Music

A Little Street Music, Anyone?

by Becky on May 30, 2013 · 4 comments

in Music, Travel

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Street music. Such a unique phenomenon. And such a delight. For a euro or two, you can hear a whole movement of something. What’s more, street musicians often play as if no one’s around at all, and with the kind of focus that belies the casualness of their surroundings. It’s as if they’re in a music room somewhere, alone with their instruments.  True, some of them acknowledge passersby.  After all, engaging an audience may mean the difference between a few euros or many finding their way into the guitar case lying open on the ground.  But I’m so often amazed at how cool these musicians remain.  And how skilled they are.

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Once, I saw a gentleman sitting at a grand piano at the Line 5 metro stop.  Inside the metro station. I want to say he was playing some Tchaikovsky, but I can’t recall exactly. I just remember the shock of hearing such robust piano music and then realizing it was coming from a real instrument . . . inside the station!

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You’ve probably heard the story about world-famous violinist Joshua Bell playing in a metro station as part of an experiment to see whether people would stop to engage with the music. One of the only ones who did was a small child anxious to stay and listen, only to be pulled away by–what else?–a parent in a hurry.

When the kids and I come across musicians in the street or the park, we often stop to listen. Among the many we hear, there’s no doubt a young Joshua Bell or Yo-Yo Ma or Jean Pierre Rampal.  It’s easy to be a parent in a hurry.  But it’s surprisingly easy to stop for the music, too.

 

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Miss Zinnia often sings in ancient basilicas.  However, in Sagunto, Spain, on a quiet afternoon in March, she sings in an ancient, Roman forum, a stone theater hewn into the hillside to which it has clung since the first century.

Partially restored, the forum has truly mindblowing acoustics, making it more like a church than an outdoor theater.  Those Romans, right?  Wish I could personally thank the handy set who designed the venue that made Miss Z’s voice reverberate so hauntingly.  Be cool, wouldn’t it?–if a Mom could say to the architects of such a place, “A girl’s voice endures because the thing you made endures.  Nicely done.”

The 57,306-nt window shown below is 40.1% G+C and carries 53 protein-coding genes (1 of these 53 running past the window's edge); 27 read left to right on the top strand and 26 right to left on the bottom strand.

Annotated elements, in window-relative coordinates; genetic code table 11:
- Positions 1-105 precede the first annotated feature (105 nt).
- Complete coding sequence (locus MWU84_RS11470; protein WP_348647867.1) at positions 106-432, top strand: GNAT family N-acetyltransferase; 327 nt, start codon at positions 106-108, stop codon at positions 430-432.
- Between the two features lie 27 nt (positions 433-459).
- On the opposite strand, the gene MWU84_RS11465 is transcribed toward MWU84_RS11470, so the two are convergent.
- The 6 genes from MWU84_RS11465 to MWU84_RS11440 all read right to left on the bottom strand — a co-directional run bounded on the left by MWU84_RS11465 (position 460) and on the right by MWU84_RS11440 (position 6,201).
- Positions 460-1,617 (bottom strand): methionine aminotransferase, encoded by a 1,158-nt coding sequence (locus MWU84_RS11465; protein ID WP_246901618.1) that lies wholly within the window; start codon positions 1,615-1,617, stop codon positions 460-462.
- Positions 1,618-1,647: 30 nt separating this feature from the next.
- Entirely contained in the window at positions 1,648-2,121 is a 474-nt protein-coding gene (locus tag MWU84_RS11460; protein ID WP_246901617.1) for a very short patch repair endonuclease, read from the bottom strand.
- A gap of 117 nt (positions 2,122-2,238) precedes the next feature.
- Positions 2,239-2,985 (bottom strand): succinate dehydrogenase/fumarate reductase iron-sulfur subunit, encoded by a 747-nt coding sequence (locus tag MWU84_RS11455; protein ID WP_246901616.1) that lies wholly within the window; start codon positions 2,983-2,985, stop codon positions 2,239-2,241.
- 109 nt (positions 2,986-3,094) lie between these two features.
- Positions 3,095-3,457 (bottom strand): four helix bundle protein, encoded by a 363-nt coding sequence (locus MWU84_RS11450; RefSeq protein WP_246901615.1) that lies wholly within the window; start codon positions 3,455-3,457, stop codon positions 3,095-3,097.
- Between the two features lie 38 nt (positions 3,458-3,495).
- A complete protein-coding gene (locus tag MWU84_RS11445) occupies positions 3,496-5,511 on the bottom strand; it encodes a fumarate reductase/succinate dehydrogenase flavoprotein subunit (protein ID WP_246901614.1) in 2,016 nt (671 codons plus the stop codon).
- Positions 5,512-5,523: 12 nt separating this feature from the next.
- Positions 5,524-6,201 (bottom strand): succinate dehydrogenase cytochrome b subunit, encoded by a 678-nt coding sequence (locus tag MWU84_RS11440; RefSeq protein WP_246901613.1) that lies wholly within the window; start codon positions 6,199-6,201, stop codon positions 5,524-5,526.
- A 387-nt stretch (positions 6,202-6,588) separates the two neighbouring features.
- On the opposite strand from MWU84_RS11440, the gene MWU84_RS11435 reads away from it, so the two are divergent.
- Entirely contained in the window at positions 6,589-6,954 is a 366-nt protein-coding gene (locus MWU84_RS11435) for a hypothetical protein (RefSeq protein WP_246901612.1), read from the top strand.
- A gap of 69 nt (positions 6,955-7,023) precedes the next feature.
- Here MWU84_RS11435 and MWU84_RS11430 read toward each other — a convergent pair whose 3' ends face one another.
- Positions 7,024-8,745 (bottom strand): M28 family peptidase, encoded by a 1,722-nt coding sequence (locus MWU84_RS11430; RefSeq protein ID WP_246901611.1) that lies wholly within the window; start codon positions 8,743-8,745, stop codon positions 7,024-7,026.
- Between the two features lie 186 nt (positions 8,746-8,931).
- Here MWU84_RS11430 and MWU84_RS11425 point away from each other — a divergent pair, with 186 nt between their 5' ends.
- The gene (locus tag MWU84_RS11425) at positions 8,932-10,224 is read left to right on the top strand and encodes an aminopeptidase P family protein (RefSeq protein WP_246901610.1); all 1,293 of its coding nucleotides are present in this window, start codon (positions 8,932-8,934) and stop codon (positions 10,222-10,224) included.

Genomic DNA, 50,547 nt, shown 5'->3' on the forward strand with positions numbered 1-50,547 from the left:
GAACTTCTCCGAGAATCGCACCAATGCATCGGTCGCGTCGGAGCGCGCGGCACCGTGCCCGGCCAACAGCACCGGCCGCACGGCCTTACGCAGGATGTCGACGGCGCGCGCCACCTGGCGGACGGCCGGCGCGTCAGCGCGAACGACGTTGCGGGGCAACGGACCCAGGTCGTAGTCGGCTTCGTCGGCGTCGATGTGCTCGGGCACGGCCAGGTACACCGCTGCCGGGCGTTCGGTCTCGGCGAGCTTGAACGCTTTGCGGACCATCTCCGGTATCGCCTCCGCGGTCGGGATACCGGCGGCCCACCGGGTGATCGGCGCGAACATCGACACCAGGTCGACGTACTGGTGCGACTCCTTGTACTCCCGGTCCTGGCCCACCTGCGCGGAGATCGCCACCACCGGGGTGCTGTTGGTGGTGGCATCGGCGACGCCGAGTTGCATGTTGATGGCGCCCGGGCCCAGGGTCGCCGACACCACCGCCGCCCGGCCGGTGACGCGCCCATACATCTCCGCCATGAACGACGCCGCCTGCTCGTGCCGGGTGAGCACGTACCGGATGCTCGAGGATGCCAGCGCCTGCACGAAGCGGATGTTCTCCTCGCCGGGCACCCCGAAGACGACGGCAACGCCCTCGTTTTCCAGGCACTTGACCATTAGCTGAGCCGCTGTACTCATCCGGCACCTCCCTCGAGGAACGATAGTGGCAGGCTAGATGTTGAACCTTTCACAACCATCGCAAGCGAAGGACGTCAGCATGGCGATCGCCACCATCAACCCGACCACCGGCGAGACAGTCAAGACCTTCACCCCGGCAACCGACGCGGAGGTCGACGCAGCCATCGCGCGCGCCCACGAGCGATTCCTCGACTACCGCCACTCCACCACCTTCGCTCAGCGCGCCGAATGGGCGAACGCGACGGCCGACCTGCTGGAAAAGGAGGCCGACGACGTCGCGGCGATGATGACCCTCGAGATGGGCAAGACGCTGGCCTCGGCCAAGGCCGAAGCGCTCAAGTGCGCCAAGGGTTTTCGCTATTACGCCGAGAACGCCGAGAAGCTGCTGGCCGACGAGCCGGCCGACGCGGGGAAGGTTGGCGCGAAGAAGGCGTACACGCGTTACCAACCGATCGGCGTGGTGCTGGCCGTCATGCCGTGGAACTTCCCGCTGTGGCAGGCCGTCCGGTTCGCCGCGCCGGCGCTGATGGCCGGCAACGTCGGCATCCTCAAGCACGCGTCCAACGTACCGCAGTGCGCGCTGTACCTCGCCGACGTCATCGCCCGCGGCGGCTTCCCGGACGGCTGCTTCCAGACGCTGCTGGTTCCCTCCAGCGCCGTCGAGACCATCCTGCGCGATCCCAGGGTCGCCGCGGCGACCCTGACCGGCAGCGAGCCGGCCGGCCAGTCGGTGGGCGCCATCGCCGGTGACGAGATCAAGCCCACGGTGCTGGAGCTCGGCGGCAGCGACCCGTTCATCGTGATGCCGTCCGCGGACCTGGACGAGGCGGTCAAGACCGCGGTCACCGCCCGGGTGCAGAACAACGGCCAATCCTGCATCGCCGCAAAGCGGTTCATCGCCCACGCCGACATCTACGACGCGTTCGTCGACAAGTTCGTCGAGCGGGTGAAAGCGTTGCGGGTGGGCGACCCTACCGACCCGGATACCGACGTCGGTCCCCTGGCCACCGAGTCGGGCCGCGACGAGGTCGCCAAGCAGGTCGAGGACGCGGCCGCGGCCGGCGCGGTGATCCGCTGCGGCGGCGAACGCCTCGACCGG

(In the photograph on the link, the forum is in the lower left corner.)

 

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Sometimes, Mr. Goose needs to do something besides sightsee.

So we changed it up a little, and over the weekend, he and I took in a musical performance: “Ma, Me, Mi . . . Mozart!” at L’Auditori de Barcelona.

Ohhh! I’m a Mozart lover, so this show–made for children by people who obviously know and love them–was pure magic. Six musicians–five men on a (dizzying) variety of instruments, and one woman with a lovely, classically trained voice–bring Mozart’s music to life in ways that are colorful, clever, theatrical, and totally engaging.

Goose was enchanted. So was I. And he now knows that what he recognizes as “Twinkle Twinkle Little Star” is 1) an old French melody later arranged for piano by Mozart, and 2) a song the Catalans have their own words to!

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Getting To Happy Already (Part Three)

by Becky on February 19, 2013 · 5 comments

in Food, Fun, Music, Travel

Friends! Here are some Happies! Share around! Find your own, too!

First, for your heart:   http://365grateful.com/.  The twitter feed alone on this site will hitch up your smile a little, especially if it’s on a downturn (your smile, that is).  Think about starting your own gratitude project, or just journal your gratitude, one item at a time, even one item a day.  Be warned, though:  it’s almost IMPOSSIBLE to articulate gratitude for one thing and not want to write down a second thing.  If you don’t believe me, try it.  My Grateful (‘grateful’ as noun) for the day is the bright pink vintage flamenco dress I saw at a thrift store down the street. Directly connected to that is the picture in my head of the way either of my petals would look in it.  (And how often do you see an authentic flamenco dress in a store window, just begging to be admired?)